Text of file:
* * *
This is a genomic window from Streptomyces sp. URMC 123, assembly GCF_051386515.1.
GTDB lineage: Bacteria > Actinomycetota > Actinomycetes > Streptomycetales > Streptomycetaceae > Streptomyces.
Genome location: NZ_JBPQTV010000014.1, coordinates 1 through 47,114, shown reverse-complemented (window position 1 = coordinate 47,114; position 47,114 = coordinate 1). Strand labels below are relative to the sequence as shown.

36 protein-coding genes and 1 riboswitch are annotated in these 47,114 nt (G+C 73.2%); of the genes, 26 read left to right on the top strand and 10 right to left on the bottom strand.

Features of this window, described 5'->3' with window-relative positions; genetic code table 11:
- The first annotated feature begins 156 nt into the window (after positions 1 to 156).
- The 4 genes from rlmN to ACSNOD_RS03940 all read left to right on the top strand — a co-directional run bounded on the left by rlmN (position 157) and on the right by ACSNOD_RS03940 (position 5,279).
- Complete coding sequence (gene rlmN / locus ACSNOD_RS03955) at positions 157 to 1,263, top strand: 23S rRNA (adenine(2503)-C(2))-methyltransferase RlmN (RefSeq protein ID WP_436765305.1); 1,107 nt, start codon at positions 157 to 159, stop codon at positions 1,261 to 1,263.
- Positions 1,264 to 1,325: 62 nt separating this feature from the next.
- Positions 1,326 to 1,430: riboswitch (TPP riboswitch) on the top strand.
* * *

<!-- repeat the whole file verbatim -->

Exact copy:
This is a genomic window from Streptomyces sp. URMC 123, assembly GCF_051386515.1.
GTDB lineage: Bacteria > Actinomycetota > Actinomycetes > Streptomycetales > Streptomycetaceae > Streptomyces.
Genome location: NZ_JBPQTV010000014.1, coordinates 1 through 47,114, shown reverse-complemented (window position 1 = coordinate 47,114; position 47,114 = coordinate 1). Strand labels below are relative to the sequence as shown.

36 protein-coding genes and 1 riboswitch are annotated in these 47,114 nt (G+C 73.2%); of the genes, 26 read left to right on the top strand and 10 right to left on the bottom strand.

Features of this window, described 5'->3' with window-relative positions; genetic code table 11:
- The first annotated feature begins 156 nt into the window (after positions 1 to 156).
- The 4 genes from rlmN to ACSNOD_RS03940 all read left to right on the top strand — a co-directional run bounded on the left by rlmN (position 157) and on the right by ACSNOD_RS03940 (position 5,279).
- Complete coding sequence (gene rlmN / locus ACSNOD_RS03955) at positions 157 to 1,263, top strand: 23S rRNA (adenine(2503)-C(2))-methyltransferase RlmN (RefSeq protein ID WP_436765305.1); 1,107 nt, start codon at positions 157 to 159, stop codon at positions 1,261 to 1,263.
- Positions 1,264 to 1,325: 62 nt separating this feature from the next.
- Positions 1,326 to 1,430: riboswitch (TPP riboswitch) on the top strand.